Tags: Gun Control | hunting in florida

Hunting in Florida: 4 Things to Know About Nuisance Animal Hunting in Cities and Suburbs

By    |   Thursday, 21 May 2015 12:59 PM

Humans often are one of the main causes of nuisance wildlife entering cities and suburbs. Failure to dispose of food properly draws in critters such as beaver, bobcat, rabbit, fox, and skunk, just to name a few.

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Nuisance wildlife is defined as wildlife that causes (or is about to cause) property damage, presents a threat to public safety, or causes an annoyance within, under or upon a building.

Nuisance hunting is regulated by the Florida Wildlife Commission and mandates what animals can be taken and where they can be taken.

Here’s what you should know about nuisance animal hunting in Florida:

1. Florida’s Administrative Code allows that nuisance wildlife may be taken using live traps, snares, or, where allowed per ordinance, firearm. Cities and residential areas maintain control over firearm discharge, so it is recommended hunters check with local authorities prior. Most communities have limitations on the distances a firearm can discharged from and the proximity it can be discharged from residential areas.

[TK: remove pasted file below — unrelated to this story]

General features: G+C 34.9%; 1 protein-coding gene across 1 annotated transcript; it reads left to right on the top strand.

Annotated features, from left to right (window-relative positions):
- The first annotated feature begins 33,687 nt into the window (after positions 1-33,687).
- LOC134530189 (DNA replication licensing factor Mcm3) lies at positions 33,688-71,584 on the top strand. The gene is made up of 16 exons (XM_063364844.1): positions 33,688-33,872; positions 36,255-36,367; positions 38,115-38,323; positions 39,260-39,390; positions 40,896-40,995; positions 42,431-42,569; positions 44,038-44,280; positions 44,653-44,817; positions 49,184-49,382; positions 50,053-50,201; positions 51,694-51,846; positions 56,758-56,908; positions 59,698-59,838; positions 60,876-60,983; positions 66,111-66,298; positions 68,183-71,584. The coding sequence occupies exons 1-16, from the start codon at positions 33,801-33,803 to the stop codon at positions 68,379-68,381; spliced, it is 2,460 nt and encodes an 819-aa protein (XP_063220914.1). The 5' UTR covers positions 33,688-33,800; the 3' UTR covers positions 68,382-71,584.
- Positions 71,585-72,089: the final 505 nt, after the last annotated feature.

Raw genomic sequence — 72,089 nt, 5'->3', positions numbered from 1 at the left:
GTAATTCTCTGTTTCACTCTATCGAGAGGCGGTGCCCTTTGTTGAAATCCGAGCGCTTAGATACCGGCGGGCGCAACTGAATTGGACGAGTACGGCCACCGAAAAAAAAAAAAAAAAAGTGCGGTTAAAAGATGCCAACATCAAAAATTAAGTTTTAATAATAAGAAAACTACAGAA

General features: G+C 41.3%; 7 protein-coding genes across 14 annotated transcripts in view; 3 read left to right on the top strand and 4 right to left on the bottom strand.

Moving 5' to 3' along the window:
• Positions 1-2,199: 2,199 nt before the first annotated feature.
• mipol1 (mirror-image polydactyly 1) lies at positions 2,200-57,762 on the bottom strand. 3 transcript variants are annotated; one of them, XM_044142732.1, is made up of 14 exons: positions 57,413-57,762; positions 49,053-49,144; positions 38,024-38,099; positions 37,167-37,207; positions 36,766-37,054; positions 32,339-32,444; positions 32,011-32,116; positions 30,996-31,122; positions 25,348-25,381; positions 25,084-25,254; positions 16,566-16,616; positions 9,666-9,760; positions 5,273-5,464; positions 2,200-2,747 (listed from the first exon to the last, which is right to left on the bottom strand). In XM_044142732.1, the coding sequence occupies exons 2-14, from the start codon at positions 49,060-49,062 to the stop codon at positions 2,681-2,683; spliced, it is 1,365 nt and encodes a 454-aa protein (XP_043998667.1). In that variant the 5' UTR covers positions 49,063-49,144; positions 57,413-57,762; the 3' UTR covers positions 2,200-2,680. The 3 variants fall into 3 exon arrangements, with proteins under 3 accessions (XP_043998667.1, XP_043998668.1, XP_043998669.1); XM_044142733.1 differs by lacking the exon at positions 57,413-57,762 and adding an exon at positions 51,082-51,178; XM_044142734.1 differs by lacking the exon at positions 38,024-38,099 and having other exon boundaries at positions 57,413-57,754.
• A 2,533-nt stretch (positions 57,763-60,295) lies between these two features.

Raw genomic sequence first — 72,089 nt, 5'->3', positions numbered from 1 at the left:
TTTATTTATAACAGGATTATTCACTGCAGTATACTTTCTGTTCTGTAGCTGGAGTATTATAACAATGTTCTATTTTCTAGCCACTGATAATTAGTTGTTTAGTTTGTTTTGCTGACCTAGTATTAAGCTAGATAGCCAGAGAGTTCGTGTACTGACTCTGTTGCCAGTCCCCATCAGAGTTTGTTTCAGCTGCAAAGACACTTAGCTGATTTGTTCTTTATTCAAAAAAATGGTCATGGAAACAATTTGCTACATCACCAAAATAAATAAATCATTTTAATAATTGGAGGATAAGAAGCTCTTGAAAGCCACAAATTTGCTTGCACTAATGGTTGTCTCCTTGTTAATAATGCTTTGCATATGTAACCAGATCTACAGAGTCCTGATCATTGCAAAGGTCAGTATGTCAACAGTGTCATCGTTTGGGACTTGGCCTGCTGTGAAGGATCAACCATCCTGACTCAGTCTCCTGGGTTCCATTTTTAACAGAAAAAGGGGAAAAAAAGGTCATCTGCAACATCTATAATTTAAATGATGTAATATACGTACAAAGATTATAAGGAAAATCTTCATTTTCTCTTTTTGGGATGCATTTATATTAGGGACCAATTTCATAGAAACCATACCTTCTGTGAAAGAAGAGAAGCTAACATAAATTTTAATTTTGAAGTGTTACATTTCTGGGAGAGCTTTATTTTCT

2. A hunting license is required, even when hunting nuisance wildlife. If the hunt will be taking place during the nighttime hours an additional “Gun and Light at Night Permit” is required. In special circumstances, the permit authorizes harassment and/or scaring of deer causing damage to crops with a gun and light at night.

The additional permit is not required to take wild hog, coyote, armadillo, black or Norway rat, and house mice.

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3. If preferred, hunters can trap the nuisance animal in lieu of killing it. This is a more likely scenario is an urban neighborhood where firearm use is not a possibility. Captured animals must be released on an area of 40 acres or more.

4. If the nuisance animal has been killed, hunters are to dispose of the carcass properly. This means that hunters cannot freeze or put the carcass alongside food that is to be consumed by humans, according to the Florida Fish and Wildlife Conservation Commission (FWC).

Florida does not allow for endangered or protected species to be taken, even in the case of a nuisance. Hunters are asked to contact the FWC for more information on dealing with restricted species.

This article is for information only. Please check current regulations before hunting.

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Thursday, 21 May 2015 12:59 PM
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